Due to the nature of her parents’ work, Mary had attended 3 schools within her first four years of education, many of which had been in her second language.
Her family was adamant that she should not have to face another move, but there were concerns over her maintaining the pace of work in her class. Working in tandem with the school, Mary received 3 specialist support lessons each week, to allow her the opportunity to retrace some of the basic foundations of literacy and help her to fill gaps in her early learning.
She was able to remain in class with her friends, and caught up sufficiently to make a valuable contribution in class. The resulting growth in her confidence was visible to all and delightful to see.
Robert’s school had suggested that he might benefit from some specialist teaching as, whilst he was performing well in maths and science, he was struggling with aspects of his reading and spelling.
More importantly, Robert was losing confidence and was becoming less participative in class. His parents chose to have one learning support lesson weekly, to take place within his school day, rather than create the additional burden of after school activity.
Robert enjoyed the lessons and benefitted from a sense of additional support alongside that of his class teacher. Goals addressed elements of his vocabulary, spelling and writing planning to enable him to approach his secondary school pre-testing without stress and confident in his own abilities. Robert secured places at all of his selected schools, and has been able to approach the final two years of his prep school life with enjoyment, and a new and relaxed self-confidence.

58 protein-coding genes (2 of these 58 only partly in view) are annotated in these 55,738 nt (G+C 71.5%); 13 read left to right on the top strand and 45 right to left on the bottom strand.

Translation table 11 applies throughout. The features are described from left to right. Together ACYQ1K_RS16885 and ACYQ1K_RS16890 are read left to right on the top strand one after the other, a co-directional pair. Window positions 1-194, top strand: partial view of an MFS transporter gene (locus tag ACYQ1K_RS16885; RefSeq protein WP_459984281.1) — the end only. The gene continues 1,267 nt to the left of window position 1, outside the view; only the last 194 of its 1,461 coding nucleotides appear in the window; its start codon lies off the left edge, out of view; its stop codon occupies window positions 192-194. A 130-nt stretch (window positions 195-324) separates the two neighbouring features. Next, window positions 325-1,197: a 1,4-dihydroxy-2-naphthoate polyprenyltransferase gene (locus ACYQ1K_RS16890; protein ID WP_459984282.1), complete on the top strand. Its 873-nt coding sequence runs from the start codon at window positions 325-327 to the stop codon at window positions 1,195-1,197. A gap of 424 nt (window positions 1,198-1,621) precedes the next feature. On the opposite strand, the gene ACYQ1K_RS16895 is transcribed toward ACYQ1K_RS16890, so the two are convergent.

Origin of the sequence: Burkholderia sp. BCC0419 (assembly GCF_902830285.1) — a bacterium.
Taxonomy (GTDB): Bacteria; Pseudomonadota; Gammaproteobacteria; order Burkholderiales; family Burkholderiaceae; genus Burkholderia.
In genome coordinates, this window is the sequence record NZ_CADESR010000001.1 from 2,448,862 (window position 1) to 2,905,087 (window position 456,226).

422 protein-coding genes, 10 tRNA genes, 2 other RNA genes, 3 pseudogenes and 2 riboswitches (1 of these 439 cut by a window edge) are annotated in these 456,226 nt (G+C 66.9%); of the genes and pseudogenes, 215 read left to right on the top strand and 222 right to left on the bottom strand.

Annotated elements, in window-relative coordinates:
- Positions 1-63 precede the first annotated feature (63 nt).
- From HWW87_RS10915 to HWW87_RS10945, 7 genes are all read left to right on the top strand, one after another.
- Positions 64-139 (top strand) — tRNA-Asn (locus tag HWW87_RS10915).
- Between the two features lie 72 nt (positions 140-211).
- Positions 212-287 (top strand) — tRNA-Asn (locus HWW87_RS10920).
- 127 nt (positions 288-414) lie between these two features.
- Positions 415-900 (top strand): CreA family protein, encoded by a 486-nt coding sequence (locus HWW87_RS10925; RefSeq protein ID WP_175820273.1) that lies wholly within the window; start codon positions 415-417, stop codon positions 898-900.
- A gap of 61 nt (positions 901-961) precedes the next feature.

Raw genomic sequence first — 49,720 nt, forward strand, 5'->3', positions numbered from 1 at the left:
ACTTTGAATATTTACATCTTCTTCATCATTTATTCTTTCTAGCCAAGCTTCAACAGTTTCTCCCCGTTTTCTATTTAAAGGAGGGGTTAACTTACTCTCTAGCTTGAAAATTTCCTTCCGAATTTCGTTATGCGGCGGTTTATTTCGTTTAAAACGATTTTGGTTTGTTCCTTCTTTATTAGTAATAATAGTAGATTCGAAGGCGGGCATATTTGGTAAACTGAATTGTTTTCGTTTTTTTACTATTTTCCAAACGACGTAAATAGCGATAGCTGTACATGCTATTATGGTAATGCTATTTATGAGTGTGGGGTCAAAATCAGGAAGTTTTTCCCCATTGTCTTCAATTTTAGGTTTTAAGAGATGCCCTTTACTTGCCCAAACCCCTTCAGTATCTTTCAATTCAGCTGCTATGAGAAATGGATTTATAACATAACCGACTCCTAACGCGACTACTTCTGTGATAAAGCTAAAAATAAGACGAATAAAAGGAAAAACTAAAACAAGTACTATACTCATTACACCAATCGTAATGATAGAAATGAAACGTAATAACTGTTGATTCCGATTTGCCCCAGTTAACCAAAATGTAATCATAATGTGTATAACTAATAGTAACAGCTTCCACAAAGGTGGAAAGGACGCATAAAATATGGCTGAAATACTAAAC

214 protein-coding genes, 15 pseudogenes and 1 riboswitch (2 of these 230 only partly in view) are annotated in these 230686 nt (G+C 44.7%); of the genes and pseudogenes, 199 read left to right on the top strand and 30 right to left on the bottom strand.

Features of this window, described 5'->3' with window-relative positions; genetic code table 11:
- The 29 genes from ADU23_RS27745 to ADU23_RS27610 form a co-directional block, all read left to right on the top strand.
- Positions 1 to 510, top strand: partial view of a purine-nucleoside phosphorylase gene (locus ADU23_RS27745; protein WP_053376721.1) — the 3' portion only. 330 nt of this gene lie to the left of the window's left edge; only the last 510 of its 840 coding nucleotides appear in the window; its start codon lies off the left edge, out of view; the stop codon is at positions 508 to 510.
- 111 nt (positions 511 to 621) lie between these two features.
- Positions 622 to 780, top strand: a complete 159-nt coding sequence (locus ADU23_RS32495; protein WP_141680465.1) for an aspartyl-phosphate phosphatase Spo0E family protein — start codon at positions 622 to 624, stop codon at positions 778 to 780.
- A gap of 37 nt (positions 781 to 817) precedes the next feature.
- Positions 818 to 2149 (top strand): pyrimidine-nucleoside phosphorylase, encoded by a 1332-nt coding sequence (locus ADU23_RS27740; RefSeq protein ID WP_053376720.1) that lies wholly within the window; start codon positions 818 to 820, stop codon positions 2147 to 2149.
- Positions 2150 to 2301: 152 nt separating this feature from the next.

Alice was a happy and enthusiastic child, who loved school life and worked hard, but found maths extremely difficult.
Following formal assessment she was found her to be dyscalculic, and recommended that a series of one-to-one lessons with a specialist teacher would help her explore ways to make maths more accessible to her. Alice found that she was a very visual learner, and that when numbers were presented in particular colours and shapes she was able to grasp concepts more easily.
Similarly, helping her to learn number facts by layering her learning, using interactive devices, songs and patterns, the basic foundations of maths came easily to her.
From here, Alice’s natural ability and diligence took over, and she started to actually enjoy maths classes. Finding an alternative route to numbers had unlocked her natural potential.
What parents are saying
“Thank you so much for XX’s report, it is very clear, helpful, and captures exactly where he is, with a balanced consideration of his strengths and difficulties.”
“Thank you so much so much for everything you have done for us.”
“We feel so much more positive now that we have a clear way forward for XX.”
“XX has said that she feels having the lessons in school is more beneficial than having them at home because she is in the correct frame of mind for tuition and it doesn’t eat in to her time out of school and interrupt her non-academic activities. Practically from my point of view it is preferable to be in school because it doesn’t impact on our family time and is much more convenient.”
“XX has found the lessons incredibly useful and I think her progress has demonstrated this. You have made everything fun, enjoyable and accessible for her giving her practical tools that she can easily apply to her work in both lesson and examination situations.”
“XX has really enjoyed her time with you and got a lot out of it. Thank you for being such a wonderful teacher!”
“Thanks for your email – XX is so happy, he just found out today that he got 20 out of 25 for his English exam – most improved pupil! And that was comprehension and creative writing! So, thank you very much!”
“XX is so happy. She says you make maths easy to understand.”
“I had a meeting with XX’s teacher this morning and she was very pleased with the detail contained in the formal assessment on her son. It was really thorough and really reflected the essence of him, so thank you for that.”